Hawker Hurricane Mk1 (Trop) – 261 Sqn RAF, Frederick Robertson, Malta 1941 (Damaged Box)
2 in stock
2 in stock
Corgi Aviation Archive 1/72 scale 49103: Hawker Hurricane mk1 (Tropical) P3731/J 0f 261 Squadron RAF, as flown by Ace Frederick Neal Robertson during the intense air battles over Malta. Mint and boxed, highly accurate 1/72 scale limited edition. One of the fantastic and desirable “Flying Aces” series released by Corgi in 2000. Has to be seen to be appreciated and an essential addition to any collection.
PLEASE NOTE: Boxes may have underside creasing and repaired splits extending from the endflaps, though nothing that detracts badly. Models are mint.
Length 5.25 inches Wingspan 6.75 inches
Frederick Neal Robertson of Lockerly, Hampshire was born on 25th July 1918 in Romsey, Hampshire and joined the RAFVR about September 1937 as an Airman u/t Pilot. Called to full-time service on 2nd September 1939, he was then posted on loan to 769 (FAA) Squadron at Donibristle, where he flew Gladiators and Swordfishes and practiced carrier landings on HMS Furious. In October 1939 Robertson was posted to 66 Squadron at Duxford. Over Dunkirk on 2nd June 1940 he destroyed a Ju88. Immediately afterwards his Spitfire was hit by flak, making it uncontrollable. Robertson baled out and landed on a beach five miles west of Dunkirk. He managed to get on one of the last boats to leave. Robertson shared in destroying a Do17 on 10th July. He was posted away on 18th July 1940 to join a group of pilots at Uxbridge. They were flown to Hullavington, picked up Hurricanes, flew them to Abbotsinch and there embarked in the carrier HMS Argus, where they were joined by four more officers. They were told their destination was Malta and they were now 418 Flight. The Argus sailed on 23rd July, arrived at Gibraltar and sailed for Malta on 31st July. At dawn on 2nd August they flew off to Luqa. On the 16th 418 Flight combined with the Malta Fighter Flight becoming 261 Squadron. Robertson damaged a CR42 on the 20th, probably destroyed a Me200 on 25th September, damaged a Me200 on 4th October, damaged a CR42 on 23rd November, destroyed a SM79 on the 28th, destroyed a SM79 at night on 18th December, destroyed a Ju87, a CR42 and probably two others on 19th January 1941, destroyed a CR42 and damaged a SM79 on 1st February and destroyed a Ju88 on the 4th. During the night of 8th/9th February 1941 Robertson damaged a Ju88, on the 25th damaged a Do17, on 5th March destroyed a Ju88 and a Me109. On the 16th he damaged a Me110 and on the 23rd he destroyed two Ju87s. In this engagement he was hit by return fire and his Hurricane, V7495, was set alight. Robertson baled out and landed in a field near Luqa.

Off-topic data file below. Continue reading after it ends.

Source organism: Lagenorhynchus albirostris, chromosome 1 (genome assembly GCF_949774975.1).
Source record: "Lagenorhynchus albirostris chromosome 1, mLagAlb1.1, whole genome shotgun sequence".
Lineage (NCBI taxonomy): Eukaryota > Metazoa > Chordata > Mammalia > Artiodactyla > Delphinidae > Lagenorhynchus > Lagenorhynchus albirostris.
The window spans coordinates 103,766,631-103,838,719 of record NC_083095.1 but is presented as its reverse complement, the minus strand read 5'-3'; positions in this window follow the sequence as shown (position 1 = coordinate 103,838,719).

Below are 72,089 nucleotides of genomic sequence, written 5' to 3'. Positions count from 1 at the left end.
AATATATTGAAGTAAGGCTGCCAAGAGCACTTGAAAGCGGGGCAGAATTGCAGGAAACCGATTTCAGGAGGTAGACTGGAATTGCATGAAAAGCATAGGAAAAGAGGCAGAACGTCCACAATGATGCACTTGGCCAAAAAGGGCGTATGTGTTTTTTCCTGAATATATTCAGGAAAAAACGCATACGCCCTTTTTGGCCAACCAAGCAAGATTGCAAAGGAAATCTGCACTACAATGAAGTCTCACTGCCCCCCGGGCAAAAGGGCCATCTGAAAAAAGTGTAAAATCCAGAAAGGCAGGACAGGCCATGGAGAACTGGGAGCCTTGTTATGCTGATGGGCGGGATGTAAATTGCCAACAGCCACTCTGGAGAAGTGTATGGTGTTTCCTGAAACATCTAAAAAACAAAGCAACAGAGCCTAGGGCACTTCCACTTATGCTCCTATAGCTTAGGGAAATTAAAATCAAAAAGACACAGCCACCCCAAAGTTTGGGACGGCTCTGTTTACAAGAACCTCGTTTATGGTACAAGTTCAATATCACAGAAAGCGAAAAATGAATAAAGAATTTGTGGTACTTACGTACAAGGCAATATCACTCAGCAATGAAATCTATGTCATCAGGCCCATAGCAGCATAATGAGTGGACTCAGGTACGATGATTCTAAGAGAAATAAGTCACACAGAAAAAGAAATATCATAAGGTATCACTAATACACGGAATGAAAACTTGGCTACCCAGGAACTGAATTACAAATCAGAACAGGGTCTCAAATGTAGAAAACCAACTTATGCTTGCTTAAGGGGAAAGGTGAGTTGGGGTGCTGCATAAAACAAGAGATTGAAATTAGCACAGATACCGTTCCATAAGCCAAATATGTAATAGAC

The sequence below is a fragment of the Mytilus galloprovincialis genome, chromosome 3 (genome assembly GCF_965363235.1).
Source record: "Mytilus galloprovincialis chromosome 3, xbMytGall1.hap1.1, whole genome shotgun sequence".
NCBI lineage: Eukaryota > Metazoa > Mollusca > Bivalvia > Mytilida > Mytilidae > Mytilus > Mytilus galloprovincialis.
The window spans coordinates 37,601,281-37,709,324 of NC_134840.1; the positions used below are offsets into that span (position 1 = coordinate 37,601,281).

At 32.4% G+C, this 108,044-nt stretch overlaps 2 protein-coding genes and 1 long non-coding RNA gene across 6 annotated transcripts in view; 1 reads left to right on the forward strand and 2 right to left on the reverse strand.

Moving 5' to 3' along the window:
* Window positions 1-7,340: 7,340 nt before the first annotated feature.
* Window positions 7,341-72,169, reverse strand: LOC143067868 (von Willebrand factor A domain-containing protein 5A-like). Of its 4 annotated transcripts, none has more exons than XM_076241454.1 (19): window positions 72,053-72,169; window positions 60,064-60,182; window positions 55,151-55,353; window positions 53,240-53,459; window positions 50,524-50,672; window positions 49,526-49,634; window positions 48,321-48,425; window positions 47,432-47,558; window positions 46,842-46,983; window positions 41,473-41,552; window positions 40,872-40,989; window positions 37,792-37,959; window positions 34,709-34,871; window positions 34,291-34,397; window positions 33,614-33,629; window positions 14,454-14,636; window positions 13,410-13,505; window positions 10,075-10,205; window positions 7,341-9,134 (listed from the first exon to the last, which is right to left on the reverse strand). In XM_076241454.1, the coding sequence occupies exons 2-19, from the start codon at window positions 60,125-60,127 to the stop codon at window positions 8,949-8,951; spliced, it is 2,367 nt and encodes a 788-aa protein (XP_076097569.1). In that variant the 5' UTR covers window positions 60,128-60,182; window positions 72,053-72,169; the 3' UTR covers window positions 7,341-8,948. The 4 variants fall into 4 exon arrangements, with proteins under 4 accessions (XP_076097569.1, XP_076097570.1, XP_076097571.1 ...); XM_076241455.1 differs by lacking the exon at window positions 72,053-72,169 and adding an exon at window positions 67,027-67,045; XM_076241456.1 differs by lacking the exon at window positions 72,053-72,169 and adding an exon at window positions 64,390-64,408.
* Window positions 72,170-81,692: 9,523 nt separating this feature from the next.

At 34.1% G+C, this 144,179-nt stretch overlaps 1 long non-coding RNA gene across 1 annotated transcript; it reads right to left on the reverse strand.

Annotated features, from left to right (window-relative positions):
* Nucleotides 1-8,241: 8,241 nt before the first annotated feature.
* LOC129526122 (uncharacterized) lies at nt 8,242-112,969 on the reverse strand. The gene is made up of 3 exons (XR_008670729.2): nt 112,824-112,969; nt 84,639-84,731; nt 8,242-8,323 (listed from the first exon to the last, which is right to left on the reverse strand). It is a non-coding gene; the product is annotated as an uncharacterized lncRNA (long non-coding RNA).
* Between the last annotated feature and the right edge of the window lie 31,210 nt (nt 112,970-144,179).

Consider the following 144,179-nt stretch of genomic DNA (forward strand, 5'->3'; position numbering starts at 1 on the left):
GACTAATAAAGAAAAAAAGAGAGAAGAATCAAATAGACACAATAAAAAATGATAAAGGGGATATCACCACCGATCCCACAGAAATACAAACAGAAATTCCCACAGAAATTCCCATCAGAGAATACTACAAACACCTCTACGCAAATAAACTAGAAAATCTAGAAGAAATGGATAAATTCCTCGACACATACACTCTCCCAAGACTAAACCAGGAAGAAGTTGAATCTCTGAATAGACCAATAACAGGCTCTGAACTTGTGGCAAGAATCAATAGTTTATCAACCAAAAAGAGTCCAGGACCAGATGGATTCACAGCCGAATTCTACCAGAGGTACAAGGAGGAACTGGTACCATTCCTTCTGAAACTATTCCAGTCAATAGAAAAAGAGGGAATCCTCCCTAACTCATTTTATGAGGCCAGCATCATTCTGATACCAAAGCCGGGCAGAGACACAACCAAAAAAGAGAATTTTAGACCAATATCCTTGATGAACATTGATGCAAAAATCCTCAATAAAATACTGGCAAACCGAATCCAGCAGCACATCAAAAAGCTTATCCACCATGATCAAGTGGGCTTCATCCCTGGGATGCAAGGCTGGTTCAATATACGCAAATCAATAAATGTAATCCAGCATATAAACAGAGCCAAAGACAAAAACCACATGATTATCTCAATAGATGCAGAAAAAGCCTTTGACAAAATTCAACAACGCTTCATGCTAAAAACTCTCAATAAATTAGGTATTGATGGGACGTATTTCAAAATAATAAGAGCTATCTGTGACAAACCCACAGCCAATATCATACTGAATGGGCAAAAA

He was awarded the DFM (gazetted 18th March 1941). Robertson was rested at the end of April 1941 and returned to the UK via Cairo. He instructed at 60 OTU and 54 OTU. Commissioned in March 1942, he was posted to 219 Squadron at Tangmere. Robertson later served with 153 Squadron at Portreath. In April 1943 he joined 96 Squadron at Honiley.
He was killed on 31st August 1943 as a Flying Officer with 96 Squadron. His Beaufighter VI V8715 collided with a B-17 of the USAAF and crashed near Church Farm, Foulsham. His observer, Sgt.BE Dye, also a Battle veteran, was killed too.
The Hawker Hurricane is a British single-seat fighter aircraft that was designed and predominantly built by Hawker Aircraft Ltd for the Royal Air Force (RAF). Although largely overshadowed by the Supermarine Spitfire, the aircraft became renowned during the Battle of Britain, accounting for 60% of the RAF’s air victories in the battle, and served in all the major theatres of the Second World War.
The Hurricane was developed by Hawker in response to the Air Ministry specification F.36/34 (modified by F.5/34) for a fighter aircraft built around the new Rolls-Royce engine, then only known as the PV-12, later to become famous as the Merlin. At that time, RAF Fighter Command comprised just 13 squadrons, each equipped with either the Hawker Fury, Hawker Hart variant, or Bristol Bulldog – all biplanes with fixed-pitch wooden propellers and non-retractable undercarriages. The design, started in early 1934, was the work of Sydney Camm. The design evolved through several versions and adaptations, resulting in a series of aircraft which acted as interceptor-fighters, fighter-bombers (also called “Hurribombers”), and ground support aircraft. Further versions known as the Sea Hurricane had modifications which enabled operation from ships. Some were converted as catapult-launched convoy escorts, known as “Hurricats”. More than 14,000 Hurricanes were built by the end of 1944 (including about 1,200 converted to Sea Hurricanes and some 1,400 built in Canada by the Canada Car and Foundry).